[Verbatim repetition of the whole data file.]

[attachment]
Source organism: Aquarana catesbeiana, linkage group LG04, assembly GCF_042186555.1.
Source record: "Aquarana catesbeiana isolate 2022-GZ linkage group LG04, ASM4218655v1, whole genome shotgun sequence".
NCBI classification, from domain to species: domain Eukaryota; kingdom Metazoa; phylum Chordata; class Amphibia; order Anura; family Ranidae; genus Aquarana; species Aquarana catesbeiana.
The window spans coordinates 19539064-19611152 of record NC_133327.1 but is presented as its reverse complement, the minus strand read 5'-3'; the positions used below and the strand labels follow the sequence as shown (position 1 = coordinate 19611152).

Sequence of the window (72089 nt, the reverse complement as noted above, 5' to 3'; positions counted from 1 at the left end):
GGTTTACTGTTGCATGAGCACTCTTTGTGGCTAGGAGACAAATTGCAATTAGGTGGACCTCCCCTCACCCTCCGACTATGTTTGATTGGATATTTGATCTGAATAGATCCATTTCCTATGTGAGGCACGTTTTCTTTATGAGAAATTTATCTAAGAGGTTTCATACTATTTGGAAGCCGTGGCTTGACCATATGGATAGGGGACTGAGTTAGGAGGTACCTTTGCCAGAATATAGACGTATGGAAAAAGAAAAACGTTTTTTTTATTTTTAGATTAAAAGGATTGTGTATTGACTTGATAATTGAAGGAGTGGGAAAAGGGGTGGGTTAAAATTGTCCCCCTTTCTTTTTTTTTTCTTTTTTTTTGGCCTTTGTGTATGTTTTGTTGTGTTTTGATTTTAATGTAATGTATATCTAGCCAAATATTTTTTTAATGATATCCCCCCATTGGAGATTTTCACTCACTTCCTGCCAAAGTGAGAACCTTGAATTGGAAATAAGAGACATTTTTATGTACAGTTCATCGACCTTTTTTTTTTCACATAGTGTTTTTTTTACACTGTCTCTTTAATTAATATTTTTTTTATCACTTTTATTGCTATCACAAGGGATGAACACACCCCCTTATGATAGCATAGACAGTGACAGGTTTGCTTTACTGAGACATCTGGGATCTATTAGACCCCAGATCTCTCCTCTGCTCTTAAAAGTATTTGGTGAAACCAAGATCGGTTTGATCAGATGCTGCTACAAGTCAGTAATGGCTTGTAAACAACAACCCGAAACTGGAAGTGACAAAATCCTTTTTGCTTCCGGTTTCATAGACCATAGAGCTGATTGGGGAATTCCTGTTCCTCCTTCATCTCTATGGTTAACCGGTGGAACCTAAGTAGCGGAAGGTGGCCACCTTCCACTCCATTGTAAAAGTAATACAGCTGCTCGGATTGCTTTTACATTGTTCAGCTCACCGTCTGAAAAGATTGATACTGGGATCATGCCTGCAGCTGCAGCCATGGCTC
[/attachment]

Source organism: Aquarana catesbeiana, linkage group LG04, assembly GCF_042186555.1.
Source record: "Aquarana catesbeiana isolate 2022-GZ linkage group LG04, ASM4218655v1, whole genome shotgun sequence".
NCBI classification, from domain to species: domain Eukaryota; kingdom Metazoa; phylum Chordata; class Amphibia; order Anura; family Ranidae; genus Aquarana; species Aquarana catesbeiana.
The window spans coordinates 19539064-19611152 of record NC_133327.1 but is presented as its reverse complement, the minus strand read 5'-3'; the positions used below and the strand labels follow the sequence as shown (position 1 = coordinate 19611152).

Sequence of the window (72089 nt, the reverse complement as noted above, 5' to 3'; positions counted from 1 at the left end):
GGTTTACTGTTGCATGAGCACTCTTTGTGGCTAGGAGACAAATTGCAATTAGGTGGACCTCCCCTCACCCTCCGACTATGTTTGATTGGATATTTGATCTGAATAGATCCATTTCCTATGTGAGGCACGTTTTCTTTATGAGAAATTTATCTAAGAGGTTTCATACTATTTGGAAGCCGTGGCTTGACCATATGGATAGGGGACTGAGTTAGGAGGTACCTTTGCCAGAATATAGACGTATGGAAAAAGAAAAACGTTTTTTTTATTTTTAGATTAAAAGGATTGTGTATTGACTTGATAATTGAAGGAGTGGGAAAAGGGGTGGGTTAAAATTGTCCCCCTTTCTTTTTTTTTTCTTTTTTTTTGGCCTTTGTGTATGTTTTGTTGTGTTTTGATTTTAATGTAATGTATATCTAGCCAAATATTTTTTTAATGATATCCCCCCATTGGAGATTTTCACTCACTTCCTGCCAAAGTGAGAACCTTGAATTGGAAATAAGAGACATTTTTATGTACAGTTCATCGACCTTTTTTTTTTCACATAGTGTTTTTTTTACACTGTCTCTTTAATTAATATTTTTTTTATCACTTTTATTGCTATCACAAGGGATGAACACACCCCCTTATGATAGCATAGACAGTGACAGGTTTGCTTTACTGAGACATCTGGGATCTATTAGACCCCAGATCTCTCCTCTGCTCTTAAAAGTATTTGGTGAAACCAAGATCGGTTTGATCAGATGCTGCTACAAGTCAGTAATGGCTTGTAAACAACAACCCGAAACTGGAAGTGACAAAATCCTTTTTGCTTCCGGTTTCATAGACCATAGAGCTGATTGGGGAATTCCTGTTCCTCCTTCATCTCTATGGTTAACCGGTGGAACCTAAGTAGCGGAAGGTGGCCACCTTCCACTCCATTGTAAAAGTAATACAGCTGCTCGGATTGCTTTTACATTGTTCAGCTCACCGTCTGAAAAGATTGATACTGGGATCATGCCTGCAGCTGCAGCCATGGCTC